Camels teach scientists how to keep things cool without electrical power

Scientists have learned from the camel about how to keep things cool. They’ve developed a product which can keep objects such as shipping containers at 7°C below the ambient temperature without electrical power. It all happens naturally and is based upon the way camels survive in harsh, high temperature conditions.

The technology is in the form of a pliable material which is about 1 cm thick. There are two layers: a 5 mm layer of hydrogel which is a substance that acts as a reservoir of water and a 5 mm layer of aerogel which acts like a camel’s fur. The aerogel or artificial fur acts as an insulator, a barrier to the heat while allowing water vapour from the hydrogel to evaporate. The cooling process comes from the latent heat of evaporation which is heat being removed from an object in the evaporating water vapour.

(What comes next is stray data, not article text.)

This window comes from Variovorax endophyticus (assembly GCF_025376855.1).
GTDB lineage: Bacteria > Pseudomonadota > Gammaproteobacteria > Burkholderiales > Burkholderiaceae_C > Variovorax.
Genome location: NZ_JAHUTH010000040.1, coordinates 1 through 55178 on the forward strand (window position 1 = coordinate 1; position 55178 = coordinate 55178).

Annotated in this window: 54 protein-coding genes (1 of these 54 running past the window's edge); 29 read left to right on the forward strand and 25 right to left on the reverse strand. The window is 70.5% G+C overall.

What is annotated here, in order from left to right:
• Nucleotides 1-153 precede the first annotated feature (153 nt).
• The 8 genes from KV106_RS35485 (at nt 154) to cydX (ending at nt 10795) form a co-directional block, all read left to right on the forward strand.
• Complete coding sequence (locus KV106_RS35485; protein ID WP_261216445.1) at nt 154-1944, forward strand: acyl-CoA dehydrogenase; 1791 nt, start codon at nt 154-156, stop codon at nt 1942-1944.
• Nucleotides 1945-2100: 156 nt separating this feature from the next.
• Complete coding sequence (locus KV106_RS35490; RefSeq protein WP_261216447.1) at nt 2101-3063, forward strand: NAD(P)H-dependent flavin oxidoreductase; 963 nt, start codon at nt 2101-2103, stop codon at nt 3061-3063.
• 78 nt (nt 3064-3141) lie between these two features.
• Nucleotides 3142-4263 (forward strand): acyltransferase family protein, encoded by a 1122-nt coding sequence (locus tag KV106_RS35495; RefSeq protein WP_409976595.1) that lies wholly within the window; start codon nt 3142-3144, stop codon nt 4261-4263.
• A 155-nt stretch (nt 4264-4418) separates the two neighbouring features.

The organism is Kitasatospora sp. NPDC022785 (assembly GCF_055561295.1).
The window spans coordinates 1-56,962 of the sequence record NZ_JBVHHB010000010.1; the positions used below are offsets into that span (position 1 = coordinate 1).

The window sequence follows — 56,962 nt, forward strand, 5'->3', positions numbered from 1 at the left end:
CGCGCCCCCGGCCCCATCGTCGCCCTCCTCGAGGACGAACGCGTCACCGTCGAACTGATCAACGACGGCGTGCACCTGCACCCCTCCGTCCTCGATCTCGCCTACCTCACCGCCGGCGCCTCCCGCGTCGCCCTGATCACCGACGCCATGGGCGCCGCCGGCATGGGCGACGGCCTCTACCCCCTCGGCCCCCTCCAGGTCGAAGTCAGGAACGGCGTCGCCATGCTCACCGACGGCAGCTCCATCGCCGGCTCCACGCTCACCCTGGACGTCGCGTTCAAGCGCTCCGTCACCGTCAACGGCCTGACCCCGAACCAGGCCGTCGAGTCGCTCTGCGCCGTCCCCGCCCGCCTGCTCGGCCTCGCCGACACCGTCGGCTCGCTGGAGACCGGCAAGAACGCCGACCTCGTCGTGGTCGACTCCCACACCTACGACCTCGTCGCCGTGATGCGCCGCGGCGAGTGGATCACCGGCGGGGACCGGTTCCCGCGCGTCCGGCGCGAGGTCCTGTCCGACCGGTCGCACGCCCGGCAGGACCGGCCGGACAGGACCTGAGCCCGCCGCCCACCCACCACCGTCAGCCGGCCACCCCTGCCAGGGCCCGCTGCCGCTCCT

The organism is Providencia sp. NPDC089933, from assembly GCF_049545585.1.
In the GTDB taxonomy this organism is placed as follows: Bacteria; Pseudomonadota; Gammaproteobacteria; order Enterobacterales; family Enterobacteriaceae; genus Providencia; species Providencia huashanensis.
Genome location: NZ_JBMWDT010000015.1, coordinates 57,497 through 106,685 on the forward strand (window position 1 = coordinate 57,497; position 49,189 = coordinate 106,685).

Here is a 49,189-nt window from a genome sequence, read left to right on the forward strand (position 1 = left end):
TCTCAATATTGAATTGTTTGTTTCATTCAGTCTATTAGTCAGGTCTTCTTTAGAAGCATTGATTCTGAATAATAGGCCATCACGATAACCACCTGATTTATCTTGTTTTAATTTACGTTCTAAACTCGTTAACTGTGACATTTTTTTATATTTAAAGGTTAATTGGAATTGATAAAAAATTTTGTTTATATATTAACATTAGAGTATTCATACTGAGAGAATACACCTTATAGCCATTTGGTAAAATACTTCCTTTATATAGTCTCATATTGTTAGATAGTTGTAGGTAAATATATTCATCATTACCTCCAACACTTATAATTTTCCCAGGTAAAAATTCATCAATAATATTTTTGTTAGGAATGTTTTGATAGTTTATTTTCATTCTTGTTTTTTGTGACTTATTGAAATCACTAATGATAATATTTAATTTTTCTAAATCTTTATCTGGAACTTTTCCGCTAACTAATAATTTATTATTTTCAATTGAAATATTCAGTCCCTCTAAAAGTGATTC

Camel - Scientists have learned how to keep things cool thanks to the camel's anatomy
Camel – Scientists have learned how to keep things cool thanks to the camel’s anatomy. Photo by Taryn Elliott from Pexels.

The hydrogel is a substitute for the camel’s sweat glands while the aerogel is a substitute for the camel’s fur, as mentioned. They found that the technology can be effective for 200 hours before the water in the hydrogel has fully evaporated and needs to be recharged with water. Without the aerogel, water is depleted in 40 hours. The scientists believe that it could be used to transport and temporarily store perishable products without the need for conventional refrigeration. They see the technology being useful in places where the supply of electricity is unreliable or scarce such as in developing countries.

It may also assist in keeping the interior of buildings cooler in hot climates. I believe that they are thinking about a form of cladding but one of course which is safe (c.f. the the Grenfell fire cladding which was highly unsafe). They also believe that it might assist in combating climate change as providing power to buildings to cool them down through air conditioning or heat them up through natural gas boilers contributes to global warming. Buildings are responsible for more than a quarter of global CO2 emissions.

The science is published in the journal Joule.

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